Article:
In news that may perk up Australian miners who have lost a job, the US mining industry is having trouble finding enough workers to fill spaces, according to new reports.
While Australia is recording a broadly downwards trend in mining employment, the US is seeing more jobs remain open in the industry due to fewer graduates entering the space and companies looking for higher skills in hiring.
"Like with manufacturing, there aren’t a ton of jobs in this sector — the US Bureau of Labor Statistics that fewer than 100,000 people are employed in the U.S. in the natural resources and mining fields," according to Market Watch.
However "more than 36% of the jobs in this industry stay open for longer than three months with jobs like crew member, crew foreman and field supervisor staying open a particularly long time," Indeed.com's senior vice president Paul D'Arcy said.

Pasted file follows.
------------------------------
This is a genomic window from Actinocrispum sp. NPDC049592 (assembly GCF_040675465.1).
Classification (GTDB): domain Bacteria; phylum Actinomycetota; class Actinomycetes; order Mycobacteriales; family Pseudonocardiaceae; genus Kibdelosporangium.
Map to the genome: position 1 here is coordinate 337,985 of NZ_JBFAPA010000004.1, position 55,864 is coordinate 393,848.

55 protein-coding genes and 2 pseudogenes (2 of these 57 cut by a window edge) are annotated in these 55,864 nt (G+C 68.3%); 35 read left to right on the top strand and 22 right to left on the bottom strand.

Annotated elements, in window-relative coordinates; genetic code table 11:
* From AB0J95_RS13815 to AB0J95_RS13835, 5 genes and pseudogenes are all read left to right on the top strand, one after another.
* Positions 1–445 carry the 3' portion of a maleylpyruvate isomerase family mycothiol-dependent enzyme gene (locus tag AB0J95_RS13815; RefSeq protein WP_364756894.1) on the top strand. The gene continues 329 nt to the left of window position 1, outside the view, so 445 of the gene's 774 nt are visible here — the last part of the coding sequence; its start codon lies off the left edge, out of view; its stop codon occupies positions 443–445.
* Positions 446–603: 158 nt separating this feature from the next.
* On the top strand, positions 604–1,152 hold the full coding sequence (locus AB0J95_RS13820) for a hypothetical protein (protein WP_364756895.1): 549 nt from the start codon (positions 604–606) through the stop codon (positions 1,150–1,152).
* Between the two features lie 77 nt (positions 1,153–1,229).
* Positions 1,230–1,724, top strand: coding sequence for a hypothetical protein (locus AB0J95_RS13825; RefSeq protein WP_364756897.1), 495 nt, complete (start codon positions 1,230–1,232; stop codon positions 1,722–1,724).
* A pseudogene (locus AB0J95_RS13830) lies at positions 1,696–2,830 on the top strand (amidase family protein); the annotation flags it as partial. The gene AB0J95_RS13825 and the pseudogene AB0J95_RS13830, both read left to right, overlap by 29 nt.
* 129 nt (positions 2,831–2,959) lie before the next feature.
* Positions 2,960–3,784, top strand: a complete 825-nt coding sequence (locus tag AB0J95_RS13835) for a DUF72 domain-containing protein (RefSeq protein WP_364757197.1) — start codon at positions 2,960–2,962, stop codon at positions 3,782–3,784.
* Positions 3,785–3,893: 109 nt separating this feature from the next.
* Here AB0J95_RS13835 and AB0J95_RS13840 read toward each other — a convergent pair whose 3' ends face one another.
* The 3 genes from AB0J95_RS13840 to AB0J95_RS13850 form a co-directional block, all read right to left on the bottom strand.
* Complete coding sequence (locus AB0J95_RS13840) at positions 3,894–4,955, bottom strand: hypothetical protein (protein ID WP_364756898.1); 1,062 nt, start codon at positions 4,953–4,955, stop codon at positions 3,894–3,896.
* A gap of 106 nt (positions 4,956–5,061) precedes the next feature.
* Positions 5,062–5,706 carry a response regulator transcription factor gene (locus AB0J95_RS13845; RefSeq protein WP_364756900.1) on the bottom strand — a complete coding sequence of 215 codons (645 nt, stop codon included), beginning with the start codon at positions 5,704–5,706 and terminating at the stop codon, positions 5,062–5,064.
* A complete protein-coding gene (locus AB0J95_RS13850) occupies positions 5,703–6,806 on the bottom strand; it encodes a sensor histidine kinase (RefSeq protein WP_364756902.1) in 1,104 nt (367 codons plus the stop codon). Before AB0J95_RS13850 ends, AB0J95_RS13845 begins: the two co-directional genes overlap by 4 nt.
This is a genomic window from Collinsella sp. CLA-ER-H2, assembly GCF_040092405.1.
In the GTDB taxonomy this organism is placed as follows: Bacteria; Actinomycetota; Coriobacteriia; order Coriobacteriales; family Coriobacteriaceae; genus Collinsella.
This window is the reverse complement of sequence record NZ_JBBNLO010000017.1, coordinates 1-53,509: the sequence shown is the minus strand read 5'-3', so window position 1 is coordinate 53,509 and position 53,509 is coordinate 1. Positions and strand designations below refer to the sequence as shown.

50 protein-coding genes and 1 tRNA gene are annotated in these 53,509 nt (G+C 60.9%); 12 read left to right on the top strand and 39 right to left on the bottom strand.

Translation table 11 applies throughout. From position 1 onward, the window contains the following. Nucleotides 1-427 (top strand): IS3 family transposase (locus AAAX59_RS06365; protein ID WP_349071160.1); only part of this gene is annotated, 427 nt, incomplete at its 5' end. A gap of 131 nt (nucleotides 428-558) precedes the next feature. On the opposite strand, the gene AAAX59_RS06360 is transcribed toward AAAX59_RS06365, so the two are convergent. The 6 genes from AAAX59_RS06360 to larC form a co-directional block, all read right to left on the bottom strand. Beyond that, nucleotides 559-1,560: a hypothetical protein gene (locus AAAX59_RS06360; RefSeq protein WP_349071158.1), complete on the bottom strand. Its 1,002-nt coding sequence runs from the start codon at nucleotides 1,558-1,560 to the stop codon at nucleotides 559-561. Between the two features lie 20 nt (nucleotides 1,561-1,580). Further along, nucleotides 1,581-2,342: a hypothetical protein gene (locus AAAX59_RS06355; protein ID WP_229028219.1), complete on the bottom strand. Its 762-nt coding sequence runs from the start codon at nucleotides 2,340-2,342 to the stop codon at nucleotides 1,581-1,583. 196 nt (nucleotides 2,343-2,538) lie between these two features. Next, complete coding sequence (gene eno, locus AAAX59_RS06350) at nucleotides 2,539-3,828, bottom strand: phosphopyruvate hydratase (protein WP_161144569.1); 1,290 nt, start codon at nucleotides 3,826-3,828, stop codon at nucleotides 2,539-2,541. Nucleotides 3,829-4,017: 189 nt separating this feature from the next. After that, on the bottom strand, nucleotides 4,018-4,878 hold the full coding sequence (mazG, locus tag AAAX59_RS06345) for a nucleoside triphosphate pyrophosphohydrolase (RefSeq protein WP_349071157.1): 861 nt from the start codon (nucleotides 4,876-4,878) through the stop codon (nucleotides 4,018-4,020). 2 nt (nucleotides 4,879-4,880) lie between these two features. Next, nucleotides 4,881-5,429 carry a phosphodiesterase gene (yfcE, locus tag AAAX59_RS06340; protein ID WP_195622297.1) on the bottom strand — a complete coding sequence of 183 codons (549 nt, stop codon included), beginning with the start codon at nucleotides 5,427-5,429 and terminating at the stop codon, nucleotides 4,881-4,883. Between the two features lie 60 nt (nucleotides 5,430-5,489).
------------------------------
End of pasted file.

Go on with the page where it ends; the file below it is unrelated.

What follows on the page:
This is a turnaround for the US mining industry, which only two years ago saw scores of workers looking to Australia to ride the boom in resources jobs as the market slowed down in North America.
In 2012 the Australian Department of Immigration was looking to fill 400-500 mining jobs with Us workers and former US war veterans.
At the same time Federal Government was hosting expos in the the US to fill empty roles, while around 2000 US skilled workers applied for 700 jobs across QLD and WA.
“This pain is felt really clearly in a certain set of industries … what we are seeing is this happening a lot in a set of industries that don’t pay as much [and sometimes] require a bunch of skills,” he says. In these kinds of cases, he says, job candidates may be turning to more lucrative fields like health care and tech instead of taking lower-paying jobs that also require specified skills," D'Arcy added.